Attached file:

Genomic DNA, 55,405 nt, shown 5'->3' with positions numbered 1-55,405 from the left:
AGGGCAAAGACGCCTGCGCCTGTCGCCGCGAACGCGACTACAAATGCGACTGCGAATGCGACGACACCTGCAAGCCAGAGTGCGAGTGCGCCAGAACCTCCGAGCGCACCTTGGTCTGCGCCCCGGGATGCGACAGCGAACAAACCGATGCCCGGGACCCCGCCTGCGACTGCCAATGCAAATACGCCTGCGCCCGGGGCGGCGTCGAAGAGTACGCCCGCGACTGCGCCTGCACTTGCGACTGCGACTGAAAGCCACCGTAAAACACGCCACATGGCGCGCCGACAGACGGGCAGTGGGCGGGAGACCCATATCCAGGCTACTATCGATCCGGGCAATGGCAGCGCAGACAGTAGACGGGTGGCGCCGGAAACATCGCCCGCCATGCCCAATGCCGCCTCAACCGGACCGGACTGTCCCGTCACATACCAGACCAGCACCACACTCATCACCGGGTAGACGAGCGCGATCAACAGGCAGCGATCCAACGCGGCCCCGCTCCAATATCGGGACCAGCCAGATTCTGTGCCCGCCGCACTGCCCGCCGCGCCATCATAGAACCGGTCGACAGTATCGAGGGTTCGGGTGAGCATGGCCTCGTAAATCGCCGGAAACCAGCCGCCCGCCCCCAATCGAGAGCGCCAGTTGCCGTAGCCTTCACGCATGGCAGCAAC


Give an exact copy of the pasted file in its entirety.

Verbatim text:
Genomic DNA, 55,405 nt, shown 5'->3' with positions numbered 1-55,405 from the left:
AGGGCAAAGACGCCTGCGCCTGTCGCCGCGAACGCGACTACAAATGCGACTGCGAATGCGACGACACCTGCAAGCCAGAGTGCGAGTGCGCCAGAACCTCCGAGCGCACCTTGGTCTGCGCCCCGGGATGCGACAGCGAACAAACCGATGCCCGGGACCCCGCCTGCGACTGCCAATGCAAATACGCCTGCGCCCGGGGCGGCGTCGAAGAGTACGCCCGCGACTGCGCCTGCACTTGCGACTGCGACTGAAAGCCACCGTAAAACACGCCACATGGCGCGCCGACAGACGGGCAGTGGGCGGGAGACCCATATCCAGGCTACTATCGATCCGGGCAATGGCAGCGCAGACAGTAGACGGGTGGCGCCGGAAACATCGCCCGCCATGCCCAATGCCGCCTCAACCGGACCGGACTGTCCCGTCACATACCAGACCAGCACCACACTCATCACCGGGTAGACGAGCGCGATCAACAGGCAGCGATCCAACGCGGCCCCGCTCCAATATCGGGACCAGCCAGATTCTGTGCCCGCCGCACTGCCCGCCGCGCCATCATAGAACCGGTCGACAGTATCGAGGGTTCGGGTGAGCATGGCCTCGTAAATCGCCGGAAACCAGCCGCCCGCCCCCAATCGAGAGCGCCAGTTGCCGTAGCCTTCACGCATGGCAGCAAC